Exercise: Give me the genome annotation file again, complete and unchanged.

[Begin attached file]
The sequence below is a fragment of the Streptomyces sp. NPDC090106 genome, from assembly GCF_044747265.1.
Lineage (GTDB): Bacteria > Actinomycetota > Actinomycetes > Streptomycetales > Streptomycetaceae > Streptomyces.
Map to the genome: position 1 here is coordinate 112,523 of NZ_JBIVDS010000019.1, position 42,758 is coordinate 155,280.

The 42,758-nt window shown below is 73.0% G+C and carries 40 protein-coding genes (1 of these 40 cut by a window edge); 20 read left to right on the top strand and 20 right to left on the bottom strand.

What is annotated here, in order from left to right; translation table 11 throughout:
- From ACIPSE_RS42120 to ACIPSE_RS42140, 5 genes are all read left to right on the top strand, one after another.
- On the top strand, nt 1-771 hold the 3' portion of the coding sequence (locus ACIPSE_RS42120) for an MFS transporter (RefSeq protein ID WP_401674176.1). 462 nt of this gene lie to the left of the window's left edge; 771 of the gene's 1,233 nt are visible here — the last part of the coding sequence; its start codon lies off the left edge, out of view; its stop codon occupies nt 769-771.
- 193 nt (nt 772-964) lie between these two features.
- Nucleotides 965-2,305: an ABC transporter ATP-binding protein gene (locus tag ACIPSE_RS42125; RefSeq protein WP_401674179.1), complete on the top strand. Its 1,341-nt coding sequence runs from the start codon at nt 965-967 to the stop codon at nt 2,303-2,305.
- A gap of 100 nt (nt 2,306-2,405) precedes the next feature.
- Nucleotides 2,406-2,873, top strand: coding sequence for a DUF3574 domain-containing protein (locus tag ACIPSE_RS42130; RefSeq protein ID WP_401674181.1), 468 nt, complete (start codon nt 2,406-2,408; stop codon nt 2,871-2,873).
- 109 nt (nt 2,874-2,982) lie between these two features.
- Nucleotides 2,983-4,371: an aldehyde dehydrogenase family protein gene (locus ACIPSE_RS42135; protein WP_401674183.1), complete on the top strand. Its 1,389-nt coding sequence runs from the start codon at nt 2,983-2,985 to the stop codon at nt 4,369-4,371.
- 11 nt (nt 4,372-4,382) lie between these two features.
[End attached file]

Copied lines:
The sequence below is a fragment of the Streptomyces sp. NPDC090106 genome, from assembly GCF_044747265.1.
Lineage (GTDB): Bacteria > Actinomycetota > Actinomycetes > Streptomycetales > Streptomycetaceae > Streptomyces.
Map to the genome: position 1 here is coordinate 112,523 of NZ_JBIVDS010000019.1, position 42,758 is coordinate 155,280.

The 42,758-nt window shown below is 73.0% G+C and carries 40 protein-coding genes (1 of these 40 cut by a window edge); 20 read left to right on the top strand and 20 right to left on the bottom strand.

What is annotated here, in order from left to right; translation table 11 throughout:
- From ACIPSE_RS42120 to ACIPSE_RS42140, 5 genes are all read left to right on the top strand, one after another.
- On the top strand, nt 1-771 hold the 3' portion of the coding sequence (locus ACIPSE_RS42120) for an MFS transporter (RefSeq protein ID WP_401674176.1). 462 nt of this gene lie to the left of the window's left edge; 771 of the gene's 1,233 nt are visible here — the last part of the coding sequence; its start codon lies off the left edge, out of view; its stop codon occupies nt 769-771.
- 193 nt (nt 772-964) lie between these two features.
- Nucleotides 965-2,305: an ABC transporter ATP-binding protein gene (locus tag ACIPSE_RS42125; RefSeq protein WP_401674179.1), complete on the top strand. Its 1,341-nt coding sequence runs from the start codon at nt 965-967 to the stop codon at nt 2,303-2,305.
- A gap of 100 nt (nt 2,306-2,405) precedes the next feature.
- Nucleotides 2,406-2,873, top strand: coding sequence for a DUF3574 domain-containing protein (locus tag ACIPSE_RS42130; RefSeq protein ID WP_401674181.1), 468 nt, complete (start codon nt 2,406-2,408; stop codon nt 2,871-2,873).
- 109 nt (nt 2,874-2,982) lie between these two features.
- Nucleotides 2,983-4,371: an aldehyde dehydrogenase family protein gene (locus ACIPSE_RS42135; protein WP_401674183.1), complete on the top strand. Its 1,389-nt coding sequence runs from the start codon at nt 2,983-2,985 to the stop codon at nt 4,369-4,371.
- 11 nt (nt 4,372-4,382) lie between these two features.